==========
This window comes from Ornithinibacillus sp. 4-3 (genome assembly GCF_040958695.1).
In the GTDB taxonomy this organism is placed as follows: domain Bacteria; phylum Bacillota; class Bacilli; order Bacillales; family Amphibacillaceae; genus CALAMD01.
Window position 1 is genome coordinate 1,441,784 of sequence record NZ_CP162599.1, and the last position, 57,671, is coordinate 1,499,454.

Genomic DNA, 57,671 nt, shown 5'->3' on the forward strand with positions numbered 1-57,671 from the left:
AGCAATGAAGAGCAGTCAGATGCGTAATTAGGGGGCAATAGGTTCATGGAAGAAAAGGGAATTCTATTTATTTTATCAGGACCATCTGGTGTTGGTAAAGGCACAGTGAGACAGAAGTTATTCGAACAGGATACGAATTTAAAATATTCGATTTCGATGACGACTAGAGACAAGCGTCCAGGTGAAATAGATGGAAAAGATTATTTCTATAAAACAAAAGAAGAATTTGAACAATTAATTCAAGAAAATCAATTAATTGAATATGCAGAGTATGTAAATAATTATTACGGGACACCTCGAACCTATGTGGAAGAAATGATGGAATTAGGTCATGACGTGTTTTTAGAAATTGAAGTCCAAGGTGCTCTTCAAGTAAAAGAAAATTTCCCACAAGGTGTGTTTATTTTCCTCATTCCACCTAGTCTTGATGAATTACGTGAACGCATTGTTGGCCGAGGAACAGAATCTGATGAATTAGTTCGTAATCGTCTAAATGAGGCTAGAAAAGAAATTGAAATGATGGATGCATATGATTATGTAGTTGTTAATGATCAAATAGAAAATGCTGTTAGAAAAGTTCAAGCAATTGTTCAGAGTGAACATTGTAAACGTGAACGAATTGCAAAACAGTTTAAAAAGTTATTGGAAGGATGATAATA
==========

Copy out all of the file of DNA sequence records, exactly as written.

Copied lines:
This window comes from Ornithinibacillus sp. 4-3 (genome assembly GCF_040958695.1).
In the GTDB taxonomy this organism is placed as follows: domain Bacteria; phylum Bacillota; class Bacilli; order Bacillales; family Amphibacillaceae; genus CALAMD01.
Window position 1 is genome coordinate 1,441,784 of sequence record NZ_CP162599.1, and the last position, 57,671, is coordinate 1,499,454.

Genomic DNA, 57,671 nt, shown 5'->3' on the forward strand with positions numbered 1-57,671 from the left:
AGCAATGAAGAGCAGTCAGATGCGTAATTAGGGGGCAATAGGTTCATGGAAGAAAAGGGAATTCTATTTATTTTATCAGGACCATCTGGTGTTGGTAAAGGCACAGTGAGACAGAAGTTATTCGAACAGGATACGAATTTAAAATATTCGATTTCGATGACGACTAGAGACAAGCGTCCAGGTGAAATAGATGGAAAAGATTATTTCTATAAAACAAAAGAAGAATTTGAACAATTAATTCAAGAAAATCAATTAATTGAATATGCAGAGTATGTAAATAATTATTACGGGACACCTCGAACCTATGTGGAAGAAATGATGGAATTAGGTCATGACGTGTTTTTAGAAATTGAAGTCCAAGGTGCTCTTCAAGTAAAAGAAAATTTCCCACAAGGTGTGTTTATTTTCCTCATTCCACCTAGTCTTGATGAATTACGTGAACGCATTGTTGGCCGAGGAACAGAATCTGATGAATTAGTTCGTAATCGTCTAAATGAGGCTAGAAAAGAAATTGAAATGATGGATGCATATGATTATGTAGTTGTTAATGATCAAATAGAAAATGCTGTTAGAAAAGTTCAAGCAATTGTTCAGAGTGAACATTGTAAACGTGAACGAATTGCAAAACAGTTTAAAAAGTTATTGGAAGGATGATAATA